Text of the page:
There can be a few minor limitations. I will explore one of them without spending too much time on it. As we saw in our last article as of now it does not fully cover all the JSR 303 annotations. There are other issues also some of which are not entirely due to springdoc open API but rather more likely due to the swagger UI project itself.
Let's click the blue GET button followed by the Try it out button.
Let's feed-in 12345678901 for the lastName input field and press the blue Execute button.
There can be some improvement in how the contract expected from the validations is displayed.
As discussed earlier the GET URL can always be directly invoked using http://localhost:8080/personByLastName and http://localhost:8080/personByLastName?lastName=12345678901. Give it a try to see what are the responses. Play with the annotations @Validated, @RequestParam, @NotNull, @NotBlank, @Size and see how the handling or contract changes. A spring developer who also is a user of the generated documentation will expect the documentation to be corresponding to his usage of these and other annotations.
It's possible there are some minor areas where this may not be perfect but the bigger strong vital pieces are all there. It covers openAPI 3, even Webflux, OAuth 2. It's only a question of time when through contributions and feedback this can keep only getting better.
All said and done for a fairly recent API springdoc openAPI has achieved quite a lot very elegantly. Impressive. And it does cover most of the important scenarios thoroughly.
We achieved our objective of realizing FQNs or fully qualified names for java classes and also saw how to integrate the documentation with global exception handling leveraging Controller Advice.
- Ensure prerequisites.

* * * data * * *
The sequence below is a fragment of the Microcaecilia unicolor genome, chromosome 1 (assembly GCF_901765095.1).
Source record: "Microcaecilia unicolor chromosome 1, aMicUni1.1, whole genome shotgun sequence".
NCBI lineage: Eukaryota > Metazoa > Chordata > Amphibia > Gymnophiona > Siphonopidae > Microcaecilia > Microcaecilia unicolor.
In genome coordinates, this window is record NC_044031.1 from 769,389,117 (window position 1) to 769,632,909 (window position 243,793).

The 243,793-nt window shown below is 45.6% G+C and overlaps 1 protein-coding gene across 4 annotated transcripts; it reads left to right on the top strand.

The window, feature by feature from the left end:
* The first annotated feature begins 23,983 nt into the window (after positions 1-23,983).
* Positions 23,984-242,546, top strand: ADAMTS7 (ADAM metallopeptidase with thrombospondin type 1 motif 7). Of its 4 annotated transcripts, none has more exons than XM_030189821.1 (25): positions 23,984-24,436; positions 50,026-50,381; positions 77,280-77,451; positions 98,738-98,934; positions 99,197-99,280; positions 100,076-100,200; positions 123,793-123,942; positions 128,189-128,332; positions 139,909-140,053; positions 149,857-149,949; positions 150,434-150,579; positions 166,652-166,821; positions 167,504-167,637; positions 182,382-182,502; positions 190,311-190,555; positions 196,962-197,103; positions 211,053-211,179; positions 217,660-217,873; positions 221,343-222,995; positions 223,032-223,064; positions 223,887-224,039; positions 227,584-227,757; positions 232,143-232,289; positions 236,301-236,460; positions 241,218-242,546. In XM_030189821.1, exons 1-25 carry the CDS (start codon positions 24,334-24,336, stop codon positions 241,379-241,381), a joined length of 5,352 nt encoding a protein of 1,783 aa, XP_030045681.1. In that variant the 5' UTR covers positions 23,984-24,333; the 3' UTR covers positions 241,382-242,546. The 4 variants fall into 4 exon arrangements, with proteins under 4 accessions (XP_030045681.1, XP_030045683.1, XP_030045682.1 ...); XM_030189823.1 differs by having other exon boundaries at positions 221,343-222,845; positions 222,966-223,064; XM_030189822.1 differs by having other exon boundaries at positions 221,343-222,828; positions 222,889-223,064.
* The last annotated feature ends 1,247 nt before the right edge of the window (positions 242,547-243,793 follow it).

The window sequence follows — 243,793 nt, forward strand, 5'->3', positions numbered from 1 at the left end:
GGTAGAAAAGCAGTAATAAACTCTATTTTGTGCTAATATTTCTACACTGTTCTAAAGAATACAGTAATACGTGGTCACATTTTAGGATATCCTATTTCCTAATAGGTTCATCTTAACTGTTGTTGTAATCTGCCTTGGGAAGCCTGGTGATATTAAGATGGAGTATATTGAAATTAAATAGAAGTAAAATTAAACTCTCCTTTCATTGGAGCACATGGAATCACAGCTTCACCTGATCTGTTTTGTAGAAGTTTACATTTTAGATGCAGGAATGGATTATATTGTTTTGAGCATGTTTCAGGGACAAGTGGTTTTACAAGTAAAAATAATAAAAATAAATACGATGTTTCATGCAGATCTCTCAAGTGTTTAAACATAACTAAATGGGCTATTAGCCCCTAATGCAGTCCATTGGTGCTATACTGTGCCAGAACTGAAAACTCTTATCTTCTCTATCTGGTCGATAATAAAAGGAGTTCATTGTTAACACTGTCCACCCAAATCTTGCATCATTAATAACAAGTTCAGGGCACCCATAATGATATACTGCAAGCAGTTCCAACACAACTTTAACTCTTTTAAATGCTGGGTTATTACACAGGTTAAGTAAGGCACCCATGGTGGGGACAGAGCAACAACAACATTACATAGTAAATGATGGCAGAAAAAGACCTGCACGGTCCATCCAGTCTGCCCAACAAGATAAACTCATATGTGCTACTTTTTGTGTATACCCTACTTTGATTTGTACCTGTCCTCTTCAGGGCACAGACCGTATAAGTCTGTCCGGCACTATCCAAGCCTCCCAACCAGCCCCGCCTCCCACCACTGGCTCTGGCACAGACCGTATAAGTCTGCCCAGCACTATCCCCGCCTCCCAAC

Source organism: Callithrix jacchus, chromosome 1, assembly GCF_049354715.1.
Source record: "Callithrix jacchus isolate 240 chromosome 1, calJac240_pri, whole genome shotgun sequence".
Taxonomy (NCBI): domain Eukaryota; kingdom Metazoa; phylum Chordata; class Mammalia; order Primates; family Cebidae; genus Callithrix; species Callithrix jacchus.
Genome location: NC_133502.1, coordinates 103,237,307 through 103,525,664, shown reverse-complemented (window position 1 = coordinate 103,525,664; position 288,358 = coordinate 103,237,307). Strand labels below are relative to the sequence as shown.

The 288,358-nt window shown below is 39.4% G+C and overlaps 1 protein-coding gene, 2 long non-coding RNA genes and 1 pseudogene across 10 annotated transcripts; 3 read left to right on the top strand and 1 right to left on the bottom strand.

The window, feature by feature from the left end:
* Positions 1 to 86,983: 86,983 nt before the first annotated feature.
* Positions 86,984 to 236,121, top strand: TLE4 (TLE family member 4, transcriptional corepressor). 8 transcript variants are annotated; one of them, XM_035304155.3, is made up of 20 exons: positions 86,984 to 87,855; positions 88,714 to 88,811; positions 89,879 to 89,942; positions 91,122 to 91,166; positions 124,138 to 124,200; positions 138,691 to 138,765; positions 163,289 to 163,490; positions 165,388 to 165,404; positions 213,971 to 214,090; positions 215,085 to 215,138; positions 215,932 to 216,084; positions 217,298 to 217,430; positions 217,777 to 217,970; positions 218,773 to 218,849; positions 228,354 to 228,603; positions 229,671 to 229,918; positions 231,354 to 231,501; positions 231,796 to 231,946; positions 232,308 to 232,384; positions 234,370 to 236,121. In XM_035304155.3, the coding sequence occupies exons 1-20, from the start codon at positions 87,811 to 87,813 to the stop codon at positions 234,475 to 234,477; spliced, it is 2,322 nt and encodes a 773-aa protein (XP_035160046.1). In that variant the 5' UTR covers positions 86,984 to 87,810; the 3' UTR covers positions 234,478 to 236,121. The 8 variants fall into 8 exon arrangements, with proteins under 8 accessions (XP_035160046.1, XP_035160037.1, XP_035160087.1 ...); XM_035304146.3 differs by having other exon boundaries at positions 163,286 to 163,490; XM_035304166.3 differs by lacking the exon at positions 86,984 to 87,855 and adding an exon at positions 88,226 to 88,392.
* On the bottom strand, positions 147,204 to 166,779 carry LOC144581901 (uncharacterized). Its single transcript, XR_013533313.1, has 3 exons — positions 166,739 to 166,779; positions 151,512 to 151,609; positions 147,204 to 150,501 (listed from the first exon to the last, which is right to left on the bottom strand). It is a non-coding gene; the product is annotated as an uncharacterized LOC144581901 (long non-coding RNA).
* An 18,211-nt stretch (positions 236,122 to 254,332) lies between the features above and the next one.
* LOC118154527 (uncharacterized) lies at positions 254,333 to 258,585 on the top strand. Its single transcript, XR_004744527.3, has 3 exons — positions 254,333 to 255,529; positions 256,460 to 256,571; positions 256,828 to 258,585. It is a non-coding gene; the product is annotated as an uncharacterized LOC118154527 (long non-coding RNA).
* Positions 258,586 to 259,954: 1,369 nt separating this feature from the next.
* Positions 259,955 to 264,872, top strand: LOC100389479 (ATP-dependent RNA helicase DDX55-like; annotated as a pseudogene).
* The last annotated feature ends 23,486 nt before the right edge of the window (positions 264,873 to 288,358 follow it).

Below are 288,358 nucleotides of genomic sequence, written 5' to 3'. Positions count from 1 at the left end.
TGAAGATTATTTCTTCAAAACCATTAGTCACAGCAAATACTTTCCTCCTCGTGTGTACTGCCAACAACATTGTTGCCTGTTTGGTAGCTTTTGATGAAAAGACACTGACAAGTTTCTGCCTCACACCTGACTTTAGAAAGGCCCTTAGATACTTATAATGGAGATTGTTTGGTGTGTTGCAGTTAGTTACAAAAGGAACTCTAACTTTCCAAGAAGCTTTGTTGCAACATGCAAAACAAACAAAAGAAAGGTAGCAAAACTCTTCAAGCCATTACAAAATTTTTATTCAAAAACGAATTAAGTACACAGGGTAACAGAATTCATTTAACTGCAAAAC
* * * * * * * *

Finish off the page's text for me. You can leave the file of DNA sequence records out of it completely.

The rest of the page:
- If using the Eclipse IDE, we might need to do a Maven update on the project after creating all the files.
- In the Swagger UI, if you are unable to access the “Schema” definitions link, it might be because you need to come out of the “try it out “ mode. Click on one or two Cancel buttons that might be visible.
- Ensure you use http://localhost:8080/swagger-ui.html for this tutorial.
Source Code is here: https://github.com/teq-niq/sample/tree/springdoc-openapi-doingmore-simplerfqn-new-ver.
Git Clone URL: https://github.com/teq-niq/sample.git.
This article was intersting for me. Firstly there were some useful suggestions from readers. Which fortunately were rapidly incorporated in springdoc. Also I had been pushing for simplification of realizing FQNs. That has also been achieved which lead me to update this article.
Do please also read my next article on spring doc and swagger -https://dzone.com/articles/extending-swagger-and-spring-doc-open-api where we extend swagger behavior using swagger schema extensions and communicate via its automated documentation, information regarding other annotations and also custom validation constraint annotations - information that is not captured out of the box by swagger and springdoc.